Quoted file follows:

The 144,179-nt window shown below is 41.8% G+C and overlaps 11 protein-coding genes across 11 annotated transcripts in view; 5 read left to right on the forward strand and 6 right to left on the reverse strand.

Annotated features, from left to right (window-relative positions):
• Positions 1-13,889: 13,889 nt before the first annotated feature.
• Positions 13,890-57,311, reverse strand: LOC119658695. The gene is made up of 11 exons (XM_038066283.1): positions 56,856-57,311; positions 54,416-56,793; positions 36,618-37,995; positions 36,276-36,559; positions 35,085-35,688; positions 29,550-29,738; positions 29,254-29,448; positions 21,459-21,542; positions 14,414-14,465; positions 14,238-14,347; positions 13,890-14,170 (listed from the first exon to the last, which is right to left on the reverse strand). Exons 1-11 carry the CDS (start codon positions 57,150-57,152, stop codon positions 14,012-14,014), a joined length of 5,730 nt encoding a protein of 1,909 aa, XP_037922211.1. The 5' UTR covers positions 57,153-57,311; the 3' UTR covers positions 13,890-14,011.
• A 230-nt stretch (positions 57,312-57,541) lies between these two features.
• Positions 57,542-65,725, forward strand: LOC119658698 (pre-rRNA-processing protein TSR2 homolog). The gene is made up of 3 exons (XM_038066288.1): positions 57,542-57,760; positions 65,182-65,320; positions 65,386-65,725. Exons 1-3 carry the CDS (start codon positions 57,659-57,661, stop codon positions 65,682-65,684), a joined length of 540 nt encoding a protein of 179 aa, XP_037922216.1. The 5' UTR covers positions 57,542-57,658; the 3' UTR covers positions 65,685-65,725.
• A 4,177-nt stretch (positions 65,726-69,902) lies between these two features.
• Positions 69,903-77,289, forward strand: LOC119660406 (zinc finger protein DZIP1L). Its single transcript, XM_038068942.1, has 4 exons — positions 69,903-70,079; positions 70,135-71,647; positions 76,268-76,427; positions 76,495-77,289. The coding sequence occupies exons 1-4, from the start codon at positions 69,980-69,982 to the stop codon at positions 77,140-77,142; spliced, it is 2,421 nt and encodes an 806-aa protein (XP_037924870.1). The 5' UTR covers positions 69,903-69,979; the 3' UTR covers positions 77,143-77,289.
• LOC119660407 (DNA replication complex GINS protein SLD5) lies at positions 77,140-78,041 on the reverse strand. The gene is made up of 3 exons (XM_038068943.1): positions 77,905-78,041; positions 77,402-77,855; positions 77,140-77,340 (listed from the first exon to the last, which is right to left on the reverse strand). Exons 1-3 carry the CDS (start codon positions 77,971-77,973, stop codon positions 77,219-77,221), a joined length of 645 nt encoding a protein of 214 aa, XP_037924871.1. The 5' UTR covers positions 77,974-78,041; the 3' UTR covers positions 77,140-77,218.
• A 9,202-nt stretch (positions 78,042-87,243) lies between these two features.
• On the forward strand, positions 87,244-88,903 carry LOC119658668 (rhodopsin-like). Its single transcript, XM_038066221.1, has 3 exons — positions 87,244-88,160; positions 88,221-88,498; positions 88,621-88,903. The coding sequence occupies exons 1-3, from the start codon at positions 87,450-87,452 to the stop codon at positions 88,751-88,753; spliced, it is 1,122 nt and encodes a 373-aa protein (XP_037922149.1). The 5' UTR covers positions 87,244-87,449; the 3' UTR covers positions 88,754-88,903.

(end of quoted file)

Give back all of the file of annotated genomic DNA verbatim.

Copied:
The 144,179-nt window shown below is 41.8% G+C and overlaps 11 protein-coding genes across 11 annotated transcripts in view; 5 read left to right on the forward strand and 6 right to left on the reverse strand.

Annotated features, from left to right (window-relative positions):
• Positions 1-13,889: 13,889 nt before the first annotated feature.
• Positions 13,890-57,311, reverse strand: LOC119658695. The gene is made up of 11 exons (XM_038066283.1): positions 56,856-57,311; positions 54,416-56,793; positions 36,618-37,995; positions 36,276-36,559; positions 35,085-35,688; positions 29,550-29,738; positions 29,254-29,448; positions 21,459-21,542; positions 14,414-14,465; positions 14,238-14,347; positions 13,890-14,170 (listed from the first exon to the last, which is right to left on the reverse strand). Exons 1-11 carry the CDS (start codon positions 57,150-57,152, stop codon positions 14,012-14,014), a joined length of 5,730 nt encoding a protein of 1,909 aa, XP_037922211.1. The 5' UTR covers positions 57,153-57,311; the 3' UTR covers positions 13,890-14,011.
• A 230-nt stretch (positions 57,312-57,541) lies between these two features.
• Positions 57,542-65,725, forward strand: LOC119658698 (pre-rRNA-processing protein TSR2 homolog). The gene is made up of 3 exons (XM_038066288.1): positions 57,542-57,760; positions 65,182-65,320; positions 65,386-65,725. Exons 1-3 carry the CDS (start codon positions 57,659-57,661, stop codon positions 65,682-65,684), a joined length of 540 nt encoding a protein of 179 aa, XP_037922216.1. The 5' UTR covers positions 57,542-57,658; the 3' UTR covers positions 65,685-65,725.
• A 4,177-nt stretch (positions 65,726-69,902) lies between these two features.
• Positions 69,903-77,289, forward strand: LOC119660406 (zinc finger protein DZIP1L). Its single transcript, XM_038068942.1, has 4 exons — positions 69,903-70,079; positions 70,135-71,647; positions 76,268-76,427; positions 76,495-77,289. The coding sequence occupies exons 1-4, from the start codon at positions 69,980-69,982 to the stop codon at positions 77,140-77,142; spliced, it is 2,421 nt and encodes an 806-aa protein (XP_037924870.1). The 5' UTR covers positions 69,903-69,979; the 3' UTR covers positions 77,143-77,289.
• LOC119660407 (DNA replication complex GINS protein SLD5) lies at positions 77,140-78,041 on the reverse strand. The gene is made up of 3 exons (XM_038068943.1): positions 77,905-78,041; positions 77,402-77,855; positions 77,140-77,340 (listed from the first exon to the last, which is right to left on the reverse strand). Exons 1-3 carry the CDS (start codon positions 77,971-77,973, stop codon positions 77,219-77,221), a joined length of 645 nt encoding a protein of 214 aa, XP_037924871.1. The 5' UTR covers positions 77,974-78,041; the 3' UTR covers positions 77,140-77,218.
• A 9,202-nt stretch (positions 78,042-87,243) lies between these two features.
• On the forward strand, positions 87,244-88,903 carry LOC119658668 (rhodopsin-like). Its single transcript, XM_038066221.1, has 3 exons — positions 87,244-88,160; positions 88,221-88,498; positions 88,621-88,903. The coding sequence occupies exons 1-3, from the start codon at positions 87,450-87,452 to the stop codon at positions 88,751-88,753; spliced, it is 1,122 nt and encodes a 373-aa protein (XP_037922149.1). The 5' UTR covers positions 87,244-87,449; the 3' UTR covers positions 88,754-88,903.